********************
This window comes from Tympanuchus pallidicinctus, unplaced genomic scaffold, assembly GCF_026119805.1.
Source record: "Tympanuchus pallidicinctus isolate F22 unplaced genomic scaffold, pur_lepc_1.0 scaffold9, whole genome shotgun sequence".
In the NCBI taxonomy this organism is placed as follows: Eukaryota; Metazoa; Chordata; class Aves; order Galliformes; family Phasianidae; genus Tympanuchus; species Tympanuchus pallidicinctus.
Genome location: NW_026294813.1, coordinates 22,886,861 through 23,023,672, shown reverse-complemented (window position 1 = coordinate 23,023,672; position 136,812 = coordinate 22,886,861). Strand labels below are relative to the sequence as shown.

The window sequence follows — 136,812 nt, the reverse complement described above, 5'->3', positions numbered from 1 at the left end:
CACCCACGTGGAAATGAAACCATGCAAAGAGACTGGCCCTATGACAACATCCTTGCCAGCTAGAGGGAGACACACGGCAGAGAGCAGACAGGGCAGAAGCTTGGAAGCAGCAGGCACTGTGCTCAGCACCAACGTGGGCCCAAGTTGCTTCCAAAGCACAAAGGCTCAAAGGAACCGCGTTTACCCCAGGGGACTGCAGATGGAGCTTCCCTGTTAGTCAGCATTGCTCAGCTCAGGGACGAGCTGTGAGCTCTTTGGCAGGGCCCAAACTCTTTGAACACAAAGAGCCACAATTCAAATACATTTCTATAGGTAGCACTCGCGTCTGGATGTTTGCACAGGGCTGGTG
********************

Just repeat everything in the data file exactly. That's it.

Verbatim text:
This window comes from Tympanuchus pallidicinctus, unplaced genomic scaffold, assembly GCF_026119805.1.
Source record: "Tympanuchus pallidicinctus isolate F22 unplaced genomic scaffold, pur_lepc_1.0 scaffold9, whole genome shotgun sequence".
In the NCBI taxonomy this organism is placed as follows: Eukaryota; Metazoa; Chordata; class Aves; order Galliformes; family Phasianidae; genus Tympanuchus; species Tympanuchus pallidicinctus.
Genome location: NW_026294813.1, coordinates 22,886,861 through 23,023,672, shown reverse-complemented (window position 1 = coordinate 23,023,672; position 136,812 = coordinate 22,886,861). Strand labels below are relative to the sequence as shown.

The window sequence follows — 136,812 nt, the reverse complement described above, 5'->3', positions numbered from 1 at the left end:
CACCCACGTGGAAATGAAACCATGCAAAGAGACTGGCCCTATGACAACATCCTTGCCAGCTAGAGGGAGACACACGGCAGAGAGCAGACAGGGCAGAAGCTTGGAAGCAGCAGGCACTGTGCTCAGCACCAACGTGGGCCCAAGTTGCTTCCAAAGCACAAAGGCTCAAAGGAACCGCGTTTACCCCAGGGGACTGCAGATGGAGCTTCCCTGTTAGTCAGCATTGCTCAGCTCAGGGACGAGCTGTGAGCTCTTTGGCAGGGCCCAAACTCTTTGAACACAAAGAGCCACAATTCAAATACATTTCTATAGGTAGCACTCGCGTCTGGATGTTTGCACAGGGCTGGTG